Me: “You just described DIE HARD.”

James Frey: “No I didn’t. And what the hell is DIE GUARD?”

Me: “DIE HARD. It’s a movie. Starring Bruce Willis.”

James Frey: “No. That was my life.”

A long beat.

Me: “Great. Thanks for your time.”

James Frey: “No problem, Paul.”

46 comments on “Today’s Imaginary Conversation With James Frey

  1. kristine - January 12, 2006 at 8:12 am -

    James Frey is totally gonna get his drug-lord connections on your ass. Or, like, the assistant from his local pharmacy.

    I kinda feel bad for this guy. How did he not see this coming? Another reason to despise Oprah, as I see it.

  2. Kristi - January 12, 2006 at 8:13 am -

    I find it hard to believe someone embellishing on the truth of their own life just to make a few extra bucks. That’s unheard of!

    I’m pretty sure the term for the book he wrote is “fiction”, but one man’s fiction is another man’s deluded autobiographic memoir. He says tomato, I say fraud. It’s a fine line.

  3. Dave2 - January 12, 2006 at 8:45 am -

    I can’t wait for the James Frey blog! It is certain to be far, far more exciting than anything we could come up with from real life!

  4. Flower Girl - January 12, 2006 at 8:46 am -

    Hmmm…how about this for a storyline for a book or movie: Guy writes novel, gets fame and money, writes a sequel, gets fame and money, THEN writes a third book about how sorry he was that one of his other personalities was a compulsive liar and made the first two books up…

  5. Keith - January 12, 2006 at 8:50 am -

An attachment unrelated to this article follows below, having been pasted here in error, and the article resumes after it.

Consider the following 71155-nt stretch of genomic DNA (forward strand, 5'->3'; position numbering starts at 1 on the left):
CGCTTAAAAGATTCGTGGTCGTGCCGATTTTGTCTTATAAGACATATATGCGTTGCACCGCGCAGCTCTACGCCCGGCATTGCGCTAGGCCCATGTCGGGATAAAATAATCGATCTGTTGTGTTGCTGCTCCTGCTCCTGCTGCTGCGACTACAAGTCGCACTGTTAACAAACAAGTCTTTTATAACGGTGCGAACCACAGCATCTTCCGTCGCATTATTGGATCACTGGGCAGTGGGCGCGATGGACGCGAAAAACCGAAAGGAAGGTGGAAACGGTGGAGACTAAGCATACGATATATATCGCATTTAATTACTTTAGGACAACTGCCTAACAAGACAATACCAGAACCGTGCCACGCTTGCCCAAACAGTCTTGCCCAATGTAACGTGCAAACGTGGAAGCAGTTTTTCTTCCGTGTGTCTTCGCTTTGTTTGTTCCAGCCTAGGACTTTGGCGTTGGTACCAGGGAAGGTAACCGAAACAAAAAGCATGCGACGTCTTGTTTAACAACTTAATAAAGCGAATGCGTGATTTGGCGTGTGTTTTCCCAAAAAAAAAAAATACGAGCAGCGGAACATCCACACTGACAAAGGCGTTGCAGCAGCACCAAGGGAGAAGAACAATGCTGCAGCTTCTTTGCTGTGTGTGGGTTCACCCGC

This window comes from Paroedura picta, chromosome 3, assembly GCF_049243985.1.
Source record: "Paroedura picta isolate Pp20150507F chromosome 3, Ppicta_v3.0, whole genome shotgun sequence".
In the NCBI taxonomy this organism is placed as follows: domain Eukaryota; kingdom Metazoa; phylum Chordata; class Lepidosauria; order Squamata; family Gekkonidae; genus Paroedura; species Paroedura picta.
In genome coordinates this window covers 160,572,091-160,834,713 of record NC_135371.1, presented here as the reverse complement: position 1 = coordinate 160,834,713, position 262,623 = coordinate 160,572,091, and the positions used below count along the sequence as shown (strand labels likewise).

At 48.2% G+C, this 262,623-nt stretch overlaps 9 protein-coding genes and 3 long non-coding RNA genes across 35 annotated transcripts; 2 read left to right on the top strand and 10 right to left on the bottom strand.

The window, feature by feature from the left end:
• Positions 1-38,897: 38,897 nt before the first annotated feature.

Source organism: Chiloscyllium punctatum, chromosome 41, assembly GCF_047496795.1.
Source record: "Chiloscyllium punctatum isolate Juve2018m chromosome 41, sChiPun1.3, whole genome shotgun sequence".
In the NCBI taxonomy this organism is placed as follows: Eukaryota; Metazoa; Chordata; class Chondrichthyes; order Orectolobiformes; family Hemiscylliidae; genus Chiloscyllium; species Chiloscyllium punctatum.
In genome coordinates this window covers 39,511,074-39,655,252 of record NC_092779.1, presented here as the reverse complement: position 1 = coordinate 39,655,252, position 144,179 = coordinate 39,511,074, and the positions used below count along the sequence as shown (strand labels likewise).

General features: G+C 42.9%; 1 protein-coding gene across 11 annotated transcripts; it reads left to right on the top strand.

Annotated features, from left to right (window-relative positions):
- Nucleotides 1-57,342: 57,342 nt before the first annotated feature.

Wait… I think I know this guy! He told me he invented electricity! I was so excited to tell all my friends that I met the guy who invented electricity… are you saying it was all a lie? Man, I feel dumb now.

  6. annabel lee - January 12, 2006 at 8:53 am -

    Thank goodness we have hard-hitting interviewers like Pauly to ask the tough questions for us!

  7. Pauly D - January 12, 2006 at 8:56 am -

    I’m here for all of you. Every last one of you.

  8. Kevin - January 12, 2006 at 9:21 am -

    Thank you so much! Since I missed the Larry King interview (I was TiVo’ing Veronica Mars and Lost), it’s nice to see that you are there to keep me “in the loop,” per se.

    Very well done interview. Keep asking the hard questions and don’t let punks like Frey get away with their doublespeak.

  9. C(h)ristine - January 12, 2006 at 9:55 am -

    *peal of laughter*

  10. Jacquie - January 12, 2006 at 10:06 am -

    I will never trust James again! Thankyou for the stunning eye opener PD.

  11. Melina - January 12, 2006 at 10:11 am -


  12. the swede - January 12, 2006 at 10:11 am -

    I never even heard of this guy before yesterday, so I don’t feel cheated in the least. But I’ll say this: Oprah’s ok in my book, but people put WAY too much faith in that woman. Her name is, after all, Oprah. Not Our Prophet and Savior. Wait… you say that is her name? Now I feel confused…

    Hey. Pauly, you should write a book about when you invented the internet, by the way. And how you came up with the idea of people keeping online diaries of sorts (it’s called Blogging, right?). And don’t forget to cash in on your story about that time when you saved the president and his family from terrorists onboard Air Force One.